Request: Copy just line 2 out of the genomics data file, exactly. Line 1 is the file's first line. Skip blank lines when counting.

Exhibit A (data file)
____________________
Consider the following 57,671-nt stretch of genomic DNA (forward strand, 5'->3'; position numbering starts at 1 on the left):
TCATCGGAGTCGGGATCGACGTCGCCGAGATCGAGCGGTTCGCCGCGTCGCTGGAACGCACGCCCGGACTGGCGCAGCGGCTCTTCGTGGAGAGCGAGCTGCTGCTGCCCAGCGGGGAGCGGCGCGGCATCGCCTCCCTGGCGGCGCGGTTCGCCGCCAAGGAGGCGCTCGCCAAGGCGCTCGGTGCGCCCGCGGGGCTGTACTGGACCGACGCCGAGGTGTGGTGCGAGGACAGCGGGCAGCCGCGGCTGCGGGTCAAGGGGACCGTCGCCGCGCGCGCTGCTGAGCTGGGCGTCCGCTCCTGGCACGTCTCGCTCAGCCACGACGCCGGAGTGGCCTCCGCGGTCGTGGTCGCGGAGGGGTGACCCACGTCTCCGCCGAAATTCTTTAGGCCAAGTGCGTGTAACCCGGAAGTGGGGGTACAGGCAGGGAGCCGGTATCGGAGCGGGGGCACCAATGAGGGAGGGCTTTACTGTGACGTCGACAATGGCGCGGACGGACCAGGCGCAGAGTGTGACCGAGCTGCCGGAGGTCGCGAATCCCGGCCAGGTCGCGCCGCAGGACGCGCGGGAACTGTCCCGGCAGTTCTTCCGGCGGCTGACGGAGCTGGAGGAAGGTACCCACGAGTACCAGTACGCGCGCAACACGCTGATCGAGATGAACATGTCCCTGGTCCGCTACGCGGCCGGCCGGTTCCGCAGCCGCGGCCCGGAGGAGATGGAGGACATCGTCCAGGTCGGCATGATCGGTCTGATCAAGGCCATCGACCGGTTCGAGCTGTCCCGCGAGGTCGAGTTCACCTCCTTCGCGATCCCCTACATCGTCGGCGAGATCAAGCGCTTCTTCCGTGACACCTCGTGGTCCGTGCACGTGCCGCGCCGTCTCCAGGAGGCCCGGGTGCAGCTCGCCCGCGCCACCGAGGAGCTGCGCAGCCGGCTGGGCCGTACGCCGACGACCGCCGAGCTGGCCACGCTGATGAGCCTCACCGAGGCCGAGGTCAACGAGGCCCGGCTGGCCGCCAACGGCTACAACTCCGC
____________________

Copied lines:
TCATCGGAGTCGGGATCGACGTCGCCGAGATCGAGCGGTTCGCCGCGTCGCTGGAACGCACGCCCGGACTGGCGCAGCGGCTCTTCGTGGAGAGCGAGCTGCTGCTGCCCAGCGGGGAGCGGCGCGGCATCGCCTCCCTGGCGGCGCGGTTCGCCGCCAAGGAGGCGCTCGCCAAGGCGCTCGGTGCGCCCGCGGGGCTGTACTGGACCGACGCCGAGGTGTGGTGCGAGGACAGCGGGCAGCCGCGGCTGCGGGTCAAGGGGACCGTCGCCGCGCGCGCTGCTGAGCTGGGCGTCCGCTCCTGGCACGTCTCGCTCAGCCACGACGCCGGAGTGGCCTCCGCGGTCGTGGTCGCGGAGGGGTGACCCACGTCTCCGCCGAAATTCTTTAGGCCAAGTGCGTGTAACCCGGAAGTGGGGGTACAGGCAGGGAGCCGGTATCGGAGCGGGGGCACCAATGAGGGAGGGCTTTACTGTGACGTCGACAATGGCGCGGACGGACCAGGCGCAGAGTGTGACCGAGCTGCCGGAGGTCGCGAATCCCGGCCAGGTCGCGCCGCAGGACGCGCGGGAACTGTCCCGGCAGTTCTTCCGGCGGCTGACGGAGCTGGAGGAAGGTACCCACGAGTACCAGTACGCGCGCAACACGCTGATCGAGATGAACATGTCCCTGGTCCGCTACGCGGCCGGCCGGTTCCGCAGCCGCGGCCCGGAGGAGATGGAGGACATCGTCCAGGTCGGCATGATCGGTCTGATCAAGGCCATCGACCGGTTCGAGCTGTCCCGCGAGGTCGAGTTCACCTCCTTCGCGATCCCCTACATCGTCGGCGAGATCAAGCGCTTCTTCCGTGACACCTCGTGGTCCGTGCACGTGCCGCGCCGTCTCCAGGAGGCCCGGGTGCAGCTCGCCCGCGCCACCGAGGAGCTGCGCAGCCGGCTGGGCCGTACGCCGACGACCGCCGAGCTGGCCACGCTGATGAGCCTCACCGAGGCCGAGGTCAACGAGGCCCGGCTGGCCGCCAACGGCTACAACTCCGC